As with most Arc System Works titles, Guilty Gear Strive’s art style and music is still phenomenal; lovely backgrounds, rockin’ stage anthems with a mix of metal & “chillax” rock, awesome characters in motions with appropriate zooming in shots of them doing their signature Overdrives. The captions that pop up whenever you land a counter hit or punish do appear in huge fonts, but they only appear for a split second and are in the background. The particle effects and whatnot from special moves are plentiful, but do not deter from the main action on-screen.
Everything from guard pushback to punishes, to even the clock that pops up when you do a combo-extending Roman Cancel just makes everything easily understandable on-screen for both players and bystanders without being absolute clutter. True, it does seem like that in static screenshots, but it’s all good when in motion. Honestly, that slowdown effect for counterattacks and major cancel effects is sorely needed in a game that’s as hectic as the Guilty Gear series.
One caveat: there are only 13 characters in the game so far. While that’s fine for an open beta, it does make a lot of people wonder how the team will expand this. For comparison, Guilty Gear Xrd had 17 characters before its sequel REV 2 came into the picture. At this point in time from now, Arc System Work might probably bring in Season Pass DLCs into the picture to beef up the roster with favourites and new characters.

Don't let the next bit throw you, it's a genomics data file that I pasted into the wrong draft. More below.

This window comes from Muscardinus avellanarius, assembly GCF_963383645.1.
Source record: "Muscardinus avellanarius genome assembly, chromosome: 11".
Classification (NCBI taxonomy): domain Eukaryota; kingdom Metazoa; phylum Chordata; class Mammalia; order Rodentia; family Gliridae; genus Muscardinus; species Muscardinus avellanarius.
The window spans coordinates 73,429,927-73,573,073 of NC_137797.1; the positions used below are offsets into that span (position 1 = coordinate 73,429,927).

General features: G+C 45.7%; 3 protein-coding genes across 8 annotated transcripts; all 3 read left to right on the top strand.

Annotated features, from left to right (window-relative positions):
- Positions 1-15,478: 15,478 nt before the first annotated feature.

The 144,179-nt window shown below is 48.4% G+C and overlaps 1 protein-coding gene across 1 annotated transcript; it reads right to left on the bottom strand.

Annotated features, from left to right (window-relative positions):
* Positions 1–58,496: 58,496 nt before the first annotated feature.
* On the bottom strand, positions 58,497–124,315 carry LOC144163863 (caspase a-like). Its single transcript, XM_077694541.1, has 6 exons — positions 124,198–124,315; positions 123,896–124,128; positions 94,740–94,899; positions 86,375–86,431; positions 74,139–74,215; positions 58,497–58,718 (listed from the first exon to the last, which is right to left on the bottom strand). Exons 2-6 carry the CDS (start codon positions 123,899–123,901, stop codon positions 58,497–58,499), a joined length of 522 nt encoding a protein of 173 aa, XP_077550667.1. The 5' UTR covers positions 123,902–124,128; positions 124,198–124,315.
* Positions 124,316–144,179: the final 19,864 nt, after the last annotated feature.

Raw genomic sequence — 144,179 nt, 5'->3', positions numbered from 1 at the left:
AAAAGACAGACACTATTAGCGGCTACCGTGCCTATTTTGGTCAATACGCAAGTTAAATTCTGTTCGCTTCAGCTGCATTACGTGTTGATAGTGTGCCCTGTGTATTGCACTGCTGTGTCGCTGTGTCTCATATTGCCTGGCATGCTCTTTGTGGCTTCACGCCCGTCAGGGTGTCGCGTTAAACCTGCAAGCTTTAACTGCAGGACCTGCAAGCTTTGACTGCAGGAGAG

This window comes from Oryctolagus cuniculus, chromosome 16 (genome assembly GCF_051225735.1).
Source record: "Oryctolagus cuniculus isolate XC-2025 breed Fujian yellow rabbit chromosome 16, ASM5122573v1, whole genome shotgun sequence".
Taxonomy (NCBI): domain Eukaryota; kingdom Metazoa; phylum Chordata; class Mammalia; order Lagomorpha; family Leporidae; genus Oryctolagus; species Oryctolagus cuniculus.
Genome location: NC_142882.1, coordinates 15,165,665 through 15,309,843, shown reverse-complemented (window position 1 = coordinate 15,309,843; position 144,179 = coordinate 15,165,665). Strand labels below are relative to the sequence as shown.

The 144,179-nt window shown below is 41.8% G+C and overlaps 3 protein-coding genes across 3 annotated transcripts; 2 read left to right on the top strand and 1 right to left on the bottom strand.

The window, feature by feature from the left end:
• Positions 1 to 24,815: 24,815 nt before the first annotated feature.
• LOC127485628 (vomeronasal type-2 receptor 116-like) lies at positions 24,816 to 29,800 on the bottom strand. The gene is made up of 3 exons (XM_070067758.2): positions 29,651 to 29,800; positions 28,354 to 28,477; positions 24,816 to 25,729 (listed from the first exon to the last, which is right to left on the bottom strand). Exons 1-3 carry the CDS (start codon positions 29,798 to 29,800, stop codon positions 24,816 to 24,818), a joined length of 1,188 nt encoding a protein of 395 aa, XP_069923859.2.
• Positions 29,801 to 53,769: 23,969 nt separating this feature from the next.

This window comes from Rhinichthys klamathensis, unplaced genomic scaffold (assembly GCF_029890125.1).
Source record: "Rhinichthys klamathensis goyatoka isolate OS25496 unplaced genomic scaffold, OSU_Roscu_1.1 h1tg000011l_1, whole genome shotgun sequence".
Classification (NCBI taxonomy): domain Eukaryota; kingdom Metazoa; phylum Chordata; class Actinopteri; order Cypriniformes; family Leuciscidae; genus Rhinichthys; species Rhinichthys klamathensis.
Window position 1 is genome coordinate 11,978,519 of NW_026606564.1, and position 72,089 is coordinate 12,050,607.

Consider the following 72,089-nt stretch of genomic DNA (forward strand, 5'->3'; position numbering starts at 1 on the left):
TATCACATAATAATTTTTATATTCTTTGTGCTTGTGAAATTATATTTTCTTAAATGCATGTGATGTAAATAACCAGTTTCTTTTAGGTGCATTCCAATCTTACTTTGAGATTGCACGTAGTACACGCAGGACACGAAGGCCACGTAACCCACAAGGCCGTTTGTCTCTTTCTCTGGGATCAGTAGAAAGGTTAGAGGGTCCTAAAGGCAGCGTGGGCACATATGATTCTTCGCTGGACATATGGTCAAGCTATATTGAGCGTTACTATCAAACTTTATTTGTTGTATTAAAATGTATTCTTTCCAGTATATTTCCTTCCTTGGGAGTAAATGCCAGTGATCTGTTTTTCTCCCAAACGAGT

They’ve done it before with BlazBlue Cross Tag Battle and Granblue Fantasy Versus, and I’m very sure they’ll use this same plan for their rockin’ new baby boy. Old habits die hard, I guess?
In case it wasn’t made clear, Guilty Gear Strive’s new direction from my point of view is the game being less of a throwback like Xrd/REV 2 and more like a “brand new experience” that may be friendlier to newcomers. And with Street Fighter and Tekken still having a bigger fanbase, Arc System Work may need all the help they can get in making this Guilty Gear a tad more accessible.
The game isn’t dumbed down, far from it. Your Chipp and Millia combos and mixups are still intact, just with some slight readjusting due to a reworked 2D fighting game engine. And if recent high-level gameplay that’s been surfacing is of any indication, there is still a high ceiling gap for some of the cast like the puppet fighter Zato-1 and chaos incarnate Faust. But in terms of streamlining some mechanics like Dust Loops and Roman Cancels while preserving that anime fighter flavour, this new entry looks promising.
Whether the grand experiment will succeed will depend on its eventual release and post-launch reception, that’s really something we can’t predict. Let’s hope the beta weekend shines more positive light onto Daisuke Ishiwatari’s child, because it may need a bit more convincing for fighting game boomers.
The Guilty Gear Strive open beta will be happening from 18th to 21st February (PST). The actual game will be out 6th April for PS4 and PS5. In the meantime, enjoy the latest in Faust’s obligatory funny Overdrive reactions.